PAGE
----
But don't equate that to reason your kids need to learn to smear blood of dead classmates on their body to pretend to be dead. That's 100% internal to your own problems you have created and pretend that nothing can be done about it. And has NOTHING to do with Assange or spending money on anything or not spending money on something.
Your kids get lockdown drills in schools because of some value guns more than life.
Seems like we could fix that by getting school administrators that value kids more than guns. We do have those in the US somewhere, right?
I love when your rightwinger attitude just can't help shining through. What can school admins do if they just cared more about the kids???
What can school admins do if they just cared more about the kids???
Drop the hysterical lockdown drills for starters.
Maybe stop shooting first?
The big charge that they have against him is that he allegedly aided Manning in acquiring the data by providing instructions, rather than simply publishing it. Yes, it's flimsy as fuck, but the USA security state has already won by destroying this man's life and created a chilling affect against others who would reveal evidence of American warcrimes. Even if they don't get a conviction and get to pretend that due process was respected, as if adhering to the letter of the law somehow overrides the gross injustices already committed.
All charges are bogus. Maybe if Assange had provided technical assistance to Manning while Manning was committing his crimes, they would have a legitimate charge. Assange's only 'crime' is pissing off the people in power. That would primarily be Hillary Clinton and the DNC, but includes pretty much everyone involved in the US Military Industrial Complex and the US Intelligence services. Members of government who are outside of those two communities seem to be less pissed off at Assange, but they feel the need to protect the American Empire.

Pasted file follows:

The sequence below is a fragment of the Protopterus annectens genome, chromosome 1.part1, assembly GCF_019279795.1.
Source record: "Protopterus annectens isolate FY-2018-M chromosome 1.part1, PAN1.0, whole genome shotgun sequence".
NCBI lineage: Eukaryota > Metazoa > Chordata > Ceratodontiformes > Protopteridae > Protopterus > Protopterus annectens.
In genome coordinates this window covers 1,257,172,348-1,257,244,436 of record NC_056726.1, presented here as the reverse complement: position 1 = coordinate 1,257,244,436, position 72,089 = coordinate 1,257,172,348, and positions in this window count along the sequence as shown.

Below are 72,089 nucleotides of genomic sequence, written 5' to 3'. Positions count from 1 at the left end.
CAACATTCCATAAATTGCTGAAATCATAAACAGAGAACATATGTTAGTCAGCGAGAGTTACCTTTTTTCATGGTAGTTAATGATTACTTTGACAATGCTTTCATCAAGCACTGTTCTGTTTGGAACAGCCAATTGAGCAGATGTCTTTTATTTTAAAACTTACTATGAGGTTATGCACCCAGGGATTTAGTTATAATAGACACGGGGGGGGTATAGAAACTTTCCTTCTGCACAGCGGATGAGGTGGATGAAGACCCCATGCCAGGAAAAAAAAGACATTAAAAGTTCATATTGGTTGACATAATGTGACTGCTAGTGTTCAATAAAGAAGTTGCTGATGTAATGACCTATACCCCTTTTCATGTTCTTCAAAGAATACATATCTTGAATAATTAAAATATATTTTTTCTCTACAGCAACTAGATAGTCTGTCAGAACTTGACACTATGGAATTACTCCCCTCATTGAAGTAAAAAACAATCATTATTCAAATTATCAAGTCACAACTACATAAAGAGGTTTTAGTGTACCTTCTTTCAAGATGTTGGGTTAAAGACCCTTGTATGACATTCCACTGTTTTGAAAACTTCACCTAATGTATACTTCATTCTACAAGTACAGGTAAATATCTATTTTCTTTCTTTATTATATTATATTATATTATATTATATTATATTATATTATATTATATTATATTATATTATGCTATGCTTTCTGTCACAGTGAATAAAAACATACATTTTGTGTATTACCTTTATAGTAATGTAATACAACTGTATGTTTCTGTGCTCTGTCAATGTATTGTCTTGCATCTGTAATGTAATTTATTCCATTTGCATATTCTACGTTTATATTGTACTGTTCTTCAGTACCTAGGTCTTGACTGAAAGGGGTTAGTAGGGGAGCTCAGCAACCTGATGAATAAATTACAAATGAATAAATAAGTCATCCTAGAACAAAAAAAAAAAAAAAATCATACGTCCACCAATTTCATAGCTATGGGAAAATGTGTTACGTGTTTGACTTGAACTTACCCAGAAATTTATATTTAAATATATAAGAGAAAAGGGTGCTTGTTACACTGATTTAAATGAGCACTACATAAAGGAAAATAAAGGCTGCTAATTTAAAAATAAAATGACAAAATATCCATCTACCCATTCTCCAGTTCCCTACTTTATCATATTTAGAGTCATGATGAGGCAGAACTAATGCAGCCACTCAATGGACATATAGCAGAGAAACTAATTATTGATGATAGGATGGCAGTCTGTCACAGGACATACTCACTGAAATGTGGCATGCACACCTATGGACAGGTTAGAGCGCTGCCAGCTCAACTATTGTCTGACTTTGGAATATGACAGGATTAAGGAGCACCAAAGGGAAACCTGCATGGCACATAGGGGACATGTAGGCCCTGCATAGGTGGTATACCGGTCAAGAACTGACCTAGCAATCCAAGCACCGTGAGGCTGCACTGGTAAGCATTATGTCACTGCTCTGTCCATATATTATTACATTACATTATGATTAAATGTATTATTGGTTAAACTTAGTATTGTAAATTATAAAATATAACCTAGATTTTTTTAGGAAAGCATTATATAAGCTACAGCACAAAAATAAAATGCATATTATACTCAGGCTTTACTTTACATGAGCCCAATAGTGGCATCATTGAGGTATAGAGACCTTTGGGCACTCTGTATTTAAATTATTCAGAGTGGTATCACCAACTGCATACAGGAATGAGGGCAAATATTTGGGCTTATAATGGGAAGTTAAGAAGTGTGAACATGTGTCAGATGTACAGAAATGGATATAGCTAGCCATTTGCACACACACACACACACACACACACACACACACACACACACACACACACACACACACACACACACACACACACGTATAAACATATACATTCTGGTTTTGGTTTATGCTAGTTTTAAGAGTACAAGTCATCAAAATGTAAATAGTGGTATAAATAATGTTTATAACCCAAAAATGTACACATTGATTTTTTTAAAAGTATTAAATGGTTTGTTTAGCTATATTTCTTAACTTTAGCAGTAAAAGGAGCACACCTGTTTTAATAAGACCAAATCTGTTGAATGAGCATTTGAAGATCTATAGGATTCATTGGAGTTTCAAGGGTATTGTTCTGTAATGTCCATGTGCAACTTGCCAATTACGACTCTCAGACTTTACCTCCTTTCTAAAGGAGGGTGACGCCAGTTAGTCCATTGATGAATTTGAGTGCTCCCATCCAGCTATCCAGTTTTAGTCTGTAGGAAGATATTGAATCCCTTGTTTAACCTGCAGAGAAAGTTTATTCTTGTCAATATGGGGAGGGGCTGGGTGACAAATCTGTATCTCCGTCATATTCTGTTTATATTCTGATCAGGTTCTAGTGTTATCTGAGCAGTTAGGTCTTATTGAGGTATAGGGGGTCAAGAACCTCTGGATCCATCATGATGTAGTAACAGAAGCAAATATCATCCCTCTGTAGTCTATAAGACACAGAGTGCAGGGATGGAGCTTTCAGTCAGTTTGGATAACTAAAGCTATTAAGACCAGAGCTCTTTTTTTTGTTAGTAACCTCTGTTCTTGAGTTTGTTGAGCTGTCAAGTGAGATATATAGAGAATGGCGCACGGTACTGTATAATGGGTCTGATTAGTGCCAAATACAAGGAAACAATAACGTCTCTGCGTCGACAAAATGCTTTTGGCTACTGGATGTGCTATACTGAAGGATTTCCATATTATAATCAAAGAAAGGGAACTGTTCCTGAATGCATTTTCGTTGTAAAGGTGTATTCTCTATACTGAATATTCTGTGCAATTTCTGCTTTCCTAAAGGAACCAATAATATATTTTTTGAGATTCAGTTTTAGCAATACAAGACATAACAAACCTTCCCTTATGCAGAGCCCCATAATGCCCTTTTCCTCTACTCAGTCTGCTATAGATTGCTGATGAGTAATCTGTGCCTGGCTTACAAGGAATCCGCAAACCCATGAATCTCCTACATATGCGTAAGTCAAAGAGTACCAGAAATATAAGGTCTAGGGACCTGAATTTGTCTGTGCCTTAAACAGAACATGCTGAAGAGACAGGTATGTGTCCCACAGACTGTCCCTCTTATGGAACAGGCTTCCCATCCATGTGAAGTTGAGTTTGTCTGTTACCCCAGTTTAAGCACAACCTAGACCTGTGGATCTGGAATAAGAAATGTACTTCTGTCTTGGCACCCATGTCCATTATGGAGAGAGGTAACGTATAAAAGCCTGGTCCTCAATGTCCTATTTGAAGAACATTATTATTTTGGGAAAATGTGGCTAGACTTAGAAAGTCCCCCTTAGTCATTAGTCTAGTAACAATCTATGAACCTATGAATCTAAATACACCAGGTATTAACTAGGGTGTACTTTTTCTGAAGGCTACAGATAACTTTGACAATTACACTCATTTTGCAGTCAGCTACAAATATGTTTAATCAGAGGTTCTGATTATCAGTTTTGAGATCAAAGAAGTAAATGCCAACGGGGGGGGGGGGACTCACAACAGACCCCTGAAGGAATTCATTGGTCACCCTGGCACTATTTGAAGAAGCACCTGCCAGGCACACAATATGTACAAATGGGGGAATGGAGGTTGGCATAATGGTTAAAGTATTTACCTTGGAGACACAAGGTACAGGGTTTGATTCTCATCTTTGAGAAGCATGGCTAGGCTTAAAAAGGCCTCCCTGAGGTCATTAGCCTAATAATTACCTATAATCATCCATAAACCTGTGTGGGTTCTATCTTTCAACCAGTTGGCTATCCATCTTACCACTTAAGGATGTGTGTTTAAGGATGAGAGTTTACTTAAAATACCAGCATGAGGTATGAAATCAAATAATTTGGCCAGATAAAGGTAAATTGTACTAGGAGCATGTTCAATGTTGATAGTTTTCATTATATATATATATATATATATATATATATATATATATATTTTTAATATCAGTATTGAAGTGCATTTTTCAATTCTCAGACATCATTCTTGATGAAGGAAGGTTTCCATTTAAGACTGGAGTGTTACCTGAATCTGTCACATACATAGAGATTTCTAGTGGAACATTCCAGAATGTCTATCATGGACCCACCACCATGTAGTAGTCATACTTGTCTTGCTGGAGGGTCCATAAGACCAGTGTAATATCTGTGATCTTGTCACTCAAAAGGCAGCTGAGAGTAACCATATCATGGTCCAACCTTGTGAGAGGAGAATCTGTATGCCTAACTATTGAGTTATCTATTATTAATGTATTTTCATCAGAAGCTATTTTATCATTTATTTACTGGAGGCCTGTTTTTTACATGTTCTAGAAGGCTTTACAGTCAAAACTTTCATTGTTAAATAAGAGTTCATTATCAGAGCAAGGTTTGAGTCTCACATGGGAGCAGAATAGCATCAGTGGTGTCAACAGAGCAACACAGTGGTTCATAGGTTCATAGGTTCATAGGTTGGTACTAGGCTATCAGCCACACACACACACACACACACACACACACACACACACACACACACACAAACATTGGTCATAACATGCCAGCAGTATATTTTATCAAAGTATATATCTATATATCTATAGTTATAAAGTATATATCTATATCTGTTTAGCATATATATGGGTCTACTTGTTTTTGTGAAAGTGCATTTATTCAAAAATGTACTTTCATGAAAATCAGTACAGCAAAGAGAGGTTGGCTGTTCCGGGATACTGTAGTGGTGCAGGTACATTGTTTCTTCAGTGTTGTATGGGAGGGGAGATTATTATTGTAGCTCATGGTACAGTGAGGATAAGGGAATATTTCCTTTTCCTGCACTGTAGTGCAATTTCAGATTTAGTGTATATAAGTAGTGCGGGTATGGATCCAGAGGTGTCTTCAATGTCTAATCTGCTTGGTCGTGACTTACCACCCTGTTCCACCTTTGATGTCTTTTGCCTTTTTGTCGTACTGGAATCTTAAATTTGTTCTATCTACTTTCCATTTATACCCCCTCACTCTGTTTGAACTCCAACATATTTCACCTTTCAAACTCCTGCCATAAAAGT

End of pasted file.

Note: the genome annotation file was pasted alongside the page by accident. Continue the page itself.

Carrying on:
That is exactly what he is being charged with... so you are OK with the charges then?
No, I am not alright with any charges. Manning didn't go on any army bases, or access any army computers. Any charge that he was the technician responsible for extracting data is bogus.
And, that is NOT the only charge against him. He is charged with an array of bogus charges.
Any charge that he was the technician responsible for extracting data is bogus.
That's for a jury to decide. Neither one of us knows whether it is bogus or true.
And, you're kinda missing the point. All the charges are bogus, if for no other reason, he was never within US jurisdiction. The prosecution of Assange is a clear signal to journalists throughout the world. "Be nice to us, or suffer Assange's fate. Play the game like we tell you to, or you'll be out of the game with two broken legs, or worse."
And, we have the gall to complain when some Arab crown prince has a journalist dismembered.
Oh please! It's an act. Imagine what the tabloids would say if we didn't "complain". And now, Biden is going over there to kiss some Saudi ass and say, "it's all good, please don't kill the petrodollar"
So you have to wonder, why the urgency...
Statute of limitations?
Goddamn, the swooning and handwringing about how this is all just so darn complicated our feeble minds can't figure out......on this particular forum.....is coming off super bad faith to me.....
His charge isn't just general Espionage but rather violation of Espionage Act of 1917, which also covers things like foreign propaganda. Also it's criticized as overbroad and suppressive in nature. I'm not sure why there wasn't made an argument of its in-applicability on UK soil in those appeals. An act not being not a crime in the country that is supposed to perform the extradition is sufficient to deny the extradition. If such an argument isn't made then US in future could just extradite UK intelligence operatives if they gather data on US as part of their job.
The actual charges listed in the indictment is 18 U.S.C. §§ 371,1030( a )(1 ), 1030( a )(2),) 1030( C )(2)(B)(ii))
So 371 is this:18 U.S. Code § 371 - Conspiracy to commit offense or to defraud United States [cornell.edu]
1030 is commonly known as the Computer Fraud and Abuse Act18 U.S. Code § 1030 - Fraud and related activity in connection with computers [cornell.edu]
371 is specific to committing a crime against the government and 1030 is just the normal hacking laws we're all subject to. They may be flawed but everyone is acting like these are some super secret laws he's being subject to but they're just the normal shitty ones we all get to deal with.